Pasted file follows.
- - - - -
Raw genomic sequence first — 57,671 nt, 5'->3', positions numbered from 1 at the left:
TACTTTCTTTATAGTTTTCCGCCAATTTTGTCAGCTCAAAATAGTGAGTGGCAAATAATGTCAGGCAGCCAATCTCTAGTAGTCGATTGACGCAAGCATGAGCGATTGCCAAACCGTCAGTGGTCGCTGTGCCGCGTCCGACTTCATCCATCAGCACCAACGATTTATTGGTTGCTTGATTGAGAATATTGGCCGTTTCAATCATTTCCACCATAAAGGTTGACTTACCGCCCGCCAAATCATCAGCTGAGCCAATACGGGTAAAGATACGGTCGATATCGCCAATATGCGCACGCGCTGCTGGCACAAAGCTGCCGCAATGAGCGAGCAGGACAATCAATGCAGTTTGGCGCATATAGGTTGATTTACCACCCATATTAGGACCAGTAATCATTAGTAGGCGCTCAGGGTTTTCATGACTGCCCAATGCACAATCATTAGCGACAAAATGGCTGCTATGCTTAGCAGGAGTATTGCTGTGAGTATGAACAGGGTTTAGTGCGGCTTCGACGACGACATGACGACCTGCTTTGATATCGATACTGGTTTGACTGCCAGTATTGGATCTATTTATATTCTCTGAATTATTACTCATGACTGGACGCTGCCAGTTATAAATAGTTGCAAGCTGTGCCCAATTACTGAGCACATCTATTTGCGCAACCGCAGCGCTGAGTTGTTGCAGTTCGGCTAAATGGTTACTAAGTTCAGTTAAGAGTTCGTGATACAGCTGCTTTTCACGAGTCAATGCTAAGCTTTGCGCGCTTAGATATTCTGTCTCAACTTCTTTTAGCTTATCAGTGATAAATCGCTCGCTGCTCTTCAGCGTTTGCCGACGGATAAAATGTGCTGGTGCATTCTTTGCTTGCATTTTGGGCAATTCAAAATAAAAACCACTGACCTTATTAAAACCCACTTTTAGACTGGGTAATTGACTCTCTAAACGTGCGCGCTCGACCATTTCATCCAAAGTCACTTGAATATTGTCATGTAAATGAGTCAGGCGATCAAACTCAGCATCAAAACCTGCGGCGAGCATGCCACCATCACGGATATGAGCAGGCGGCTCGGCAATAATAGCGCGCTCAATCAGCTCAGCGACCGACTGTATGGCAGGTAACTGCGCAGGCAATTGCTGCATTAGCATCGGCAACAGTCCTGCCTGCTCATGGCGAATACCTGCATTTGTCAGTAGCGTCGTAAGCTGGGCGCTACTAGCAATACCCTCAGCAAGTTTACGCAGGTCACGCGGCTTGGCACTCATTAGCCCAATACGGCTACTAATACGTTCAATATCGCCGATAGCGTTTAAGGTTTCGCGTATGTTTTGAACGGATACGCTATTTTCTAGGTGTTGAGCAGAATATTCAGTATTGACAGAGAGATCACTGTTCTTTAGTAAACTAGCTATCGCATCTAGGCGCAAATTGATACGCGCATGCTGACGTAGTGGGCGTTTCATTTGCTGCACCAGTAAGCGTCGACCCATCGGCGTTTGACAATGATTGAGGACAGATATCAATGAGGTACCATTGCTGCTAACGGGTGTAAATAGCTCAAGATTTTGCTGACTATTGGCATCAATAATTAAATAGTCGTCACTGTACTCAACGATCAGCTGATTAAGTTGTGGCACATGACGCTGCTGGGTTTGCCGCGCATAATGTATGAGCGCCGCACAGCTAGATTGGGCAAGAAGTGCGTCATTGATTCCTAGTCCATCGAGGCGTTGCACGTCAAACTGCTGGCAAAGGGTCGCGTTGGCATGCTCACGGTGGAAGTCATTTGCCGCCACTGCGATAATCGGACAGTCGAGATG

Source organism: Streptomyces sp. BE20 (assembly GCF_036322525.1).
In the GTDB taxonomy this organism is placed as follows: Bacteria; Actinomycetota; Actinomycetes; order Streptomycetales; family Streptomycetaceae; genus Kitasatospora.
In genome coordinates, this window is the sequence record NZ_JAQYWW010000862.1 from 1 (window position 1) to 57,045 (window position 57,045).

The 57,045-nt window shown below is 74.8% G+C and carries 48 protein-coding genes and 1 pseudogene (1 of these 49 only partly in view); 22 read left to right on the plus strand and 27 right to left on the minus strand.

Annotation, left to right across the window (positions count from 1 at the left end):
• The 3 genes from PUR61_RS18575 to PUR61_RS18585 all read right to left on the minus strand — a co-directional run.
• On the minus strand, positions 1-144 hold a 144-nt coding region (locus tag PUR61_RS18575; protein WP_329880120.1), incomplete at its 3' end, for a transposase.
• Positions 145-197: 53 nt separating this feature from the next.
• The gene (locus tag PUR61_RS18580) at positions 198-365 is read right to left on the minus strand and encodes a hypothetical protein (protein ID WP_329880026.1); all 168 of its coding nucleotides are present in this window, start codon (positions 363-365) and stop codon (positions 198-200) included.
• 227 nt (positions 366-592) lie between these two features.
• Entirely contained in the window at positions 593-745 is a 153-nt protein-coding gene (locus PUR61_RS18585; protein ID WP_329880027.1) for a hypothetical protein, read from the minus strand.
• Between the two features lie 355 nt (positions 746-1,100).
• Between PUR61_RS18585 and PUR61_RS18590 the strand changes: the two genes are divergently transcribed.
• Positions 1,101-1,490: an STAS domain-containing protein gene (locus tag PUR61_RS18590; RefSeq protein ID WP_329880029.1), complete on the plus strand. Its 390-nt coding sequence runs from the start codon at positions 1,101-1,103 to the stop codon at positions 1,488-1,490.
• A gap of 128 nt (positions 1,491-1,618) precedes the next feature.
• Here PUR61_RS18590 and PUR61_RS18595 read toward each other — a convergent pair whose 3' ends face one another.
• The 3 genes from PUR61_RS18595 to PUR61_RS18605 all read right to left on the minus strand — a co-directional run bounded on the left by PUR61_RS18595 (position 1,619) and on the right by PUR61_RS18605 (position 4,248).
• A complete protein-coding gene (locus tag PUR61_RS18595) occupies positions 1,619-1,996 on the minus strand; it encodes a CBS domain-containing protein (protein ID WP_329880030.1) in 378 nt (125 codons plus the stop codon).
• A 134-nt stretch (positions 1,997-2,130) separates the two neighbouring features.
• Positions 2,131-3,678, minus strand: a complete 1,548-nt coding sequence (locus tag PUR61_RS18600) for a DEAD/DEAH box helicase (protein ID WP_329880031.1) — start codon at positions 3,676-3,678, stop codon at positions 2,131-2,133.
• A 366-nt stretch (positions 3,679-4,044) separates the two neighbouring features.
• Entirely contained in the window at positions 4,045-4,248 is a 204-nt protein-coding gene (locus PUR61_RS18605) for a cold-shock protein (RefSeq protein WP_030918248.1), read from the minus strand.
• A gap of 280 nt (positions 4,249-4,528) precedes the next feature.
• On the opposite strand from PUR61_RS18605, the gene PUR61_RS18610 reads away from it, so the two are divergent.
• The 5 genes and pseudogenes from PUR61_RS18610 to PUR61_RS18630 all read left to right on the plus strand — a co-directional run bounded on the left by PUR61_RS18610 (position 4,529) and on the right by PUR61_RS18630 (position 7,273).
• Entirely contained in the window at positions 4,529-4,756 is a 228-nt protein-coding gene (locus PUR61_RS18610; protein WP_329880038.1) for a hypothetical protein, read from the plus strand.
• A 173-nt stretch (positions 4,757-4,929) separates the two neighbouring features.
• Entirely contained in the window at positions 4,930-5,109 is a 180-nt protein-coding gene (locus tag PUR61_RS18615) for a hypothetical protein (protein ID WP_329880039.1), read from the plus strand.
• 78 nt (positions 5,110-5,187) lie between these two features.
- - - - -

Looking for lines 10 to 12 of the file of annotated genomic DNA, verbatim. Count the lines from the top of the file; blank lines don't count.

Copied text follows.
• Positions 145-197: 53 nt separating this feature from the next.
• The gene (locus tag PUR61_RS18580) at positions 198-365 is read right to left on the minus strand and encodes a hypothetical protein (protein ID WP_329880026.1); all 168 of its coding nucleotides are present in this window, start codon (positions 363-365) and stop codon (positions 198-200) included.
• 227 nt (positions 366-592) lie between these two features.